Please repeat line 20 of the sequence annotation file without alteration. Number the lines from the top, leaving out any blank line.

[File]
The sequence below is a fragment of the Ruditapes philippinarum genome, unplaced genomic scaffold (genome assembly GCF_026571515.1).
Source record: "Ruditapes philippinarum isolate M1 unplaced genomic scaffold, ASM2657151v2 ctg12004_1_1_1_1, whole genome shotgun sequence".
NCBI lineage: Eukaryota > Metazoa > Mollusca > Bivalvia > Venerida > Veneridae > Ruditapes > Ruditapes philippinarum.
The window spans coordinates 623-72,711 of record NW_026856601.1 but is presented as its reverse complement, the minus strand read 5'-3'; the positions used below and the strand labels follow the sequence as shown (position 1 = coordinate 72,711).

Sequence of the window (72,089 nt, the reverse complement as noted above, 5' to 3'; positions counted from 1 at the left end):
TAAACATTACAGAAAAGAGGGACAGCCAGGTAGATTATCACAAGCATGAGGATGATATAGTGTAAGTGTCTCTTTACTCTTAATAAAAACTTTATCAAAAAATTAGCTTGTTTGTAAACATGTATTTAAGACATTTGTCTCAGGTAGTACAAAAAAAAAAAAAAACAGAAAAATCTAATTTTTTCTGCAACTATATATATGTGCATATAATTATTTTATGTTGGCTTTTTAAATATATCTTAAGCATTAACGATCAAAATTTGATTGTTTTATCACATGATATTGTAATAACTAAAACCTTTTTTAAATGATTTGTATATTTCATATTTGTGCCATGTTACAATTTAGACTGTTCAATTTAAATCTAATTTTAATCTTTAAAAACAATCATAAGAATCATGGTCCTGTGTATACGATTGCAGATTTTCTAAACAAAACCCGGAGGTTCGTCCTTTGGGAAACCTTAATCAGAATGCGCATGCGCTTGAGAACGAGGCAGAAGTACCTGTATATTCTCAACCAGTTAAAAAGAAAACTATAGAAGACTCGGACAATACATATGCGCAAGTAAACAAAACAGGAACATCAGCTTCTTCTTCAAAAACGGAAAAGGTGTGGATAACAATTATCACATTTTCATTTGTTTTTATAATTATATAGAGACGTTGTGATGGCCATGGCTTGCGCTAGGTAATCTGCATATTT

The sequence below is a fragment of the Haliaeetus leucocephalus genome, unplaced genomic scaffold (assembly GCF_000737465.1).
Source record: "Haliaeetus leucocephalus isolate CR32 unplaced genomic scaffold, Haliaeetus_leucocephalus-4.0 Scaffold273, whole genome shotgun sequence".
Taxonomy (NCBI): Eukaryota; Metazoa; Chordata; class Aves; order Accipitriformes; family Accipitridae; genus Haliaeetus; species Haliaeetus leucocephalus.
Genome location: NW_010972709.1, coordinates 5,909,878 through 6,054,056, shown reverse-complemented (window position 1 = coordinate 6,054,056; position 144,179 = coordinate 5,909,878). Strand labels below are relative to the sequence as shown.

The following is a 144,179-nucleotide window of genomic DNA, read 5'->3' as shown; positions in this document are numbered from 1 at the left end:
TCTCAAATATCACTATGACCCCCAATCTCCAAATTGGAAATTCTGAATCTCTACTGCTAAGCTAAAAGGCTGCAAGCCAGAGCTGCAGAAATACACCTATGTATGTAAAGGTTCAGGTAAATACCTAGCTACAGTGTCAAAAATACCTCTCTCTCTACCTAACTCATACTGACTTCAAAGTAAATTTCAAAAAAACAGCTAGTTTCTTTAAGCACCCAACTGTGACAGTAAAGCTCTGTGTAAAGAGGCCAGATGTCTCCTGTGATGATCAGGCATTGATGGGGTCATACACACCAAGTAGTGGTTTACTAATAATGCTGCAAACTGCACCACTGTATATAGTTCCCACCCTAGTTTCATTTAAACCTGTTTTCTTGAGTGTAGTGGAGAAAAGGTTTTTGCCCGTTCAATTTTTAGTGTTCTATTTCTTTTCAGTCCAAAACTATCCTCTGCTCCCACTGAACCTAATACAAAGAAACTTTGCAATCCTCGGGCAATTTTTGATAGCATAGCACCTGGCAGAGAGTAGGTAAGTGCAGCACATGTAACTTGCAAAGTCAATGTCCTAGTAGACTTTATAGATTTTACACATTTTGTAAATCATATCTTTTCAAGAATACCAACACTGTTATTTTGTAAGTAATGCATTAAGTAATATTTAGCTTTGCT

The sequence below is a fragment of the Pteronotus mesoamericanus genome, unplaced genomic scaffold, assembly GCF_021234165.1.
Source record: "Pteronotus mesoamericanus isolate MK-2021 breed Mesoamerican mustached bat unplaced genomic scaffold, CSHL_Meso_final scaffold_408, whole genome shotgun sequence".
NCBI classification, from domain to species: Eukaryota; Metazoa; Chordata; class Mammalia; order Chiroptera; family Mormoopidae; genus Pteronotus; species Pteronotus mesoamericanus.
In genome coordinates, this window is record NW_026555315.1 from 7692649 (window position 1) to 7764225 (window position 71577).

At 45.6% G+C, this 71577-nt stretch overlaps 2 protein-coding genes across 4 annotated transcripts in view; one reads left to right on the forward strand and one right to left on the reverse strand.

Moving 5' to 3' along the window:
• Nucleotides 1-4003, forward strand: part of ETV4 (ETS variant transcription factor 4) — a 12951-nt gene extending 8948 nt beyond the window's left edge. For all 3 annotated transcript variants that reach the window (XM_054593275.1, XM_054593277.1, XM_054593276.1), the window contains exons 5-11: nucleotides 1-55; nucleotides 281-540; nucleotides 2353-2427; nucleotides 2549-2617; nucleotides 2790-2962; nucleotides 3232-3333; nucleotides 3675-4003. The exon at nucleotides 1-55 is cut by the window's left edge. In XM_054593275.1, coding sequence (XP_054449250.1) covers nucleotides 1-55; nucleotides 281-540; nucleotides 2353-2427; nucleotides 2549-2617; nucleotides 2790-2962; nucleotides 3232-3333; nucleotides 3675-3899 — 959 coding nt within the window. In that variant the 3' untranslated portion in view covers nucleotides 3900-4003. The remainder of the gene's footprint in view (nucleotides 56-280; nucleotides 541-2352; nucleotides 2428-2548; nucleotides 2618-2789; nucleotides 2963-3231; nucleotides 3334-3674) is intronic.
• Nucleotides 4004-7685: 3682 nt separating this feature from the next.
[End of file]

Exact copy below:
• Nucleotides 4004-7685: 3682 nt separating this feature from the next.